Joint [In]action

Words: Dr Rajgopal NIDAMBOOR

Osteoarthritis [OA] is a degenerative disorder. It affects millions of people worldwide — it’s seemingly more common than heart disease and diabetes. Call it a paradox, or what you may, one major fact remains — OA is only going to expand in its intensity and also get firmly rooted in one’s middle years, sooner rather than later. Studies estimate that it may afflict over 250 million worldwide in the next fifteen years. While OA affects millions in India, studies approximate that over three million people visit their doctor for OA, in the UK, every year. There is no easy answer, much less a complete cure for OA.

OA is a chronic disorder; its name is derived from the Greek, ‘osteo,’ for bones; ‘orthro,’ to the joints involved; and, ‘itis,’ to the inflammatory process of the disorder. It is estimated that Americans alone spend over US$15 billion a year in an attempt to alleviate arthritis pain. Add to this, the expenditure on arthritis drugs worldwide, and you have a huge market, nay an industry, catering to ‘joint’ patients’ needs.

Causes

Age. The risk of osteoarthritis increases with age. However, after the age of 65-70, the risk drops down, for the most part due to a decline in heavy physical activity.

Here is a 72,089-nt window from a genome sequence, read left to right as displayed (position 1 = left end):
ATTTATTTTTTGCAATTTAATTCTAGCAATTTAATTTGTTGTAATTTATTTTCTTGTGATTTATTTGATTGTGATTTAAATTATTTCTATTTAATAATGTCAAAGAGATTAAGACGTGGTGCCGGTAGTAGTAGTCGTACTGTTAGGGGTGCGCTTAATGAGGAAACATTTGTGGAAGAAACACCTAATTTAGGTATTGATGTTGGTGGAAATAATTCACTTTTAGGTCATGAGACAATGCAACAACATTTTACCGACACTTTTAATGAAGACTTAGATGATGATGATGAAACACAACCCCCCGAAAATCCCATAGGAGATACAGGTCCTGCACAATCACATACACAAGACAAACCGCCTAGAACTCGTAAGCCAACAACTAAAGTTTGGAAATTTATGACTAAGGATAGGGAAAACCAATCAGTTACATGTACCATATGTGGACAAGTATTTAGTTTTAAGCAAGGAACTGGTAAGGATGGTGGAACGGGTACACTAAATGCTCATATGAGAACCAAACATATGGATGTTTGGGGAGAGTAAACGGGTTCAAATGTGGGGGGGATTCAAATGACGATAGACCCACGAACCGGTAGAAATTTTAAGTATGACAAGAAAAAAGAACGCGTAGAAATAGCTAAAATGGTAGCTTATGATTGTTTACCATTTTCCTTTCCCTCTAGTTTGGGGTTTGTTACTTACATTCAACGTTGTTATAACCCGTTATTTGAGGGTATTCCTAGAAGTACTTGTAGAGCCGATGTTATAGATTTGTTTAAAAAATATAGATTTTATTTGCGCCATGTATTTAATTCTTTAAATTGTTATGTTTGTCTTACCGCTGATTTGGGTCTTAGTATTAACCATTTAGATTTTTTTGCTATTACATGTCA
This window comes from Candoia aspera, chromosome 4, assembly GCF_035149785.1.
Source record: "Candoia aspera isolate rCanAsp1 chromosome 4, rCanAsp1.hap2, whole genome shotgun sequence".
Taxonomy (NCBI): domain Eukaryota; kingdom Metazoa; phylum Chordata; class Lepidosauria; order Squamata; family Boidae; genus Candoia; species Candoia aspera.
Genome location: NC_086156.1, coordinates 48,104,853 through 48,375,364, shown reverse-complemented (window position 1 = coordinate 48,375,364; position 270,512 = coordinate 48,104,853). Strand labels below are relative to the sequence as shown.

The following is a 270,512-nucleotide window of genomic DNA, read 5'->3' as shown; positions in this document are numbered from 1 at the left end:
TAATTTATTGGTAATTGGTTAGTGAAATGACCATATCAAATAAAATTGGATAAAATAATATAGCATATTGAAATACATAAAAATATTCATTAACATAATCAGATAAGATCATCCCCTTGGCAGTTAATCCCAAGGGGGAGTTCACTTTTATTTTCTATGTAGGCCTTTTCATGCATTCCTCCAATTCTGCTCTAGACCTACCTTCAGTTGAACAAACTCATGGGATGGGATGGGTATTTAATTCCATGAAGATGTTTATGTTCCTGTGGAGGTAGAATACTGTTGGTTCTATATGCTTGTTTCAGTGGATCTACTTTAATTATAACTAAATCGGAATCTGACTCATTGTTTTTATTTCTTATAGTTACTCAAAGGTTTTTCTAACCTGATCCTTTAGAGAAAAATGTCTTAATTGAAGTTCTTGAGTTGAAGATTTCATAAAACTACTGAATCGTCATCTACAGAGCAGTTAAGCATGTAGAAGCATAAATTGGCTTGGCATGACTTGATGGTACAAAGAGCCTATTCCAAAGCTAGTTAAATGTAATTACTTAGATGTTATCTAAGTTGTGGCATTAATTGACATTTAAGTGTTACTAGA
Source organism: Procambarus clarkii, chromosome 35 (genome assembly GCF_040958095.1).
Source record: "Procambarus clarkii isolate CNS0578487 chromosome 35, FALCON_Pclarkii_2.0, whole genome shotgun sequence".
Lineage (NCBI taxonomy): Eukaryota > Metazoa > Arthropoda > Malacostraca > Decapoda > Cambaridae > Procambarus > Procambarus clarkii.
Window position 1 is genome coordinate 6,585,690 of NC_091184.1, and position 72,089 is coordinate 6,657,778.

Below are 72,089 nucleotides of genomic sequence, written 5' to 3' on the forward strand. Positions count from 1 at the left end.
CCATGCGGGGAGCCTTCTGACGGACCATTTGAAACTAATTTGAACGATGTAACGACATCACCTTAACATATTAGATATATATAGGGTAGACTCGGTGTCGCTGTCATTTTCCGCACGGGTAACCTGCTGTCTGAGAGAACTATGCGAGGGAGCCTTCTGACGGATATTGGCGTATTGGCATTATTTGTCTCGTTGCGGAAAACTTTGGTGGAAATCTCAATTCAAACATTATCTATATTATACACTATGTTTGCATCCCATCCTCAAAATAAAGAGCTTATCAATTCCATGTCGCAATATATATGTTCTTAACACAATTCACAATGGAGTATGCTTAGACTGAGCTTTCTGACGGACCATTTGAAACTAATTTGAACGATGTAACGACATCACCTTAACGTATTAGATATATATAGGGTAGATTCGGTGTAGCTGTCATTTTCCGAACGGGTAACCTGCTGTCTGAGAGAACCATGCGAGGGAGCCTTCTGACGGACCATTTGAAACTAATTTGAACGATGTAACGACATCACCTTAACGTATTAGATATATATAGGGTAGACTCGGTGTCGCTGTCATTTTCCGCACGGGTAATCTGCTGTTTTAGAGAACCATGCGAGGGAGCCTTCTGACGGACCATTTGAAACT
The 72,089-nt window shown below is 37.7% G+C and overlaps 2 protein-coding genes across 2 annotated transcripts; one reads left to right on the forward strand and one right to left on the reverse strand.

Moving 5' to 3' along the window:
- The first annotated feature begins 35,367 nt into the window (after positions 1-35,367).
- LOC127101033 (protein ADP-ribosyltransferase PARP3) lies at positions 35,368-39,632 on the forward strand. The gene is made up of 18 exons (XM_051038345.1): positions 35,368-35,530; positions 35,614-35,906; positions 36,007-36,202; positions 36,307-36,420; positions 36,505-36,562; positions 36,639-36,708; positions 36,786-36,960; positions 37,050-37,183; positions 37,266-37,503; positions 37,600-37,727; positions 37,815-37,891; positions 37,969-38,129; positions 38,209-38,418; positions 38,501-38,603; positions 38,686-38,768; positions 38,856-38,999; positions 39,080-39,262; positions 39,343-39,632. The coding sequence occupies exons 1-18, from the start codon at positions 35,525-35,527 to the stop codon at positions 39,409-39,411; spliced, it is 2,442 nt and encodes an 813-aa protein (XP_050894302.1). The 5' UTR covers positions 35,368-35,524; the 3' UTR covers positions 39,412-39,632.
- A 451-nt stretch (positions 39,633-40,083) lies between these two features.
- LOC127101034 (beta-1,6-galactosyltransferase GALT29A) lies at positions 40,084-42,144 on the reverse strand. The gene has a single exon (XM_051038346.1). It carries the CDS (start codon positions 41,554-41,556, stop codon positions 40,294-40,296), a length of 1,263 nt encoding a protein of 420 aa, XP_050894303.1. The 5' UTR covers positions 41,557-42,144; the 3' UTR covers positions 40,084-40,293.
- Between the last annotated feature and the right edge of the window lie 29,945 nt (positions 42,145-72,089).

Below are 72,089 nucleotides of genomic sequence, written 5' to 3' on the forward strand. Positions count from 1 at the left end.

Gender. After the age of 55-60, women may have a higher incidence of osteoarthritis of the knee than men. Some studies suggest that the decline in native oestrogen, the female hormone, after menopause may play a role in amplified OA risk in women. Women with generalised osteoarthritis [hands, spine, knees and/or hips] appear to have a marginally increased risk of premature death too.

Obesity. Studies suggest that the risk of osteoarthritis of the knee joint in women increases by 40 per cent for each 10-pound weight gain. A body of medical opinion insists that if obesity were eliminated, the incidence of osteoarthritis of the knee joint in men and women would fall by 25-50 per cent.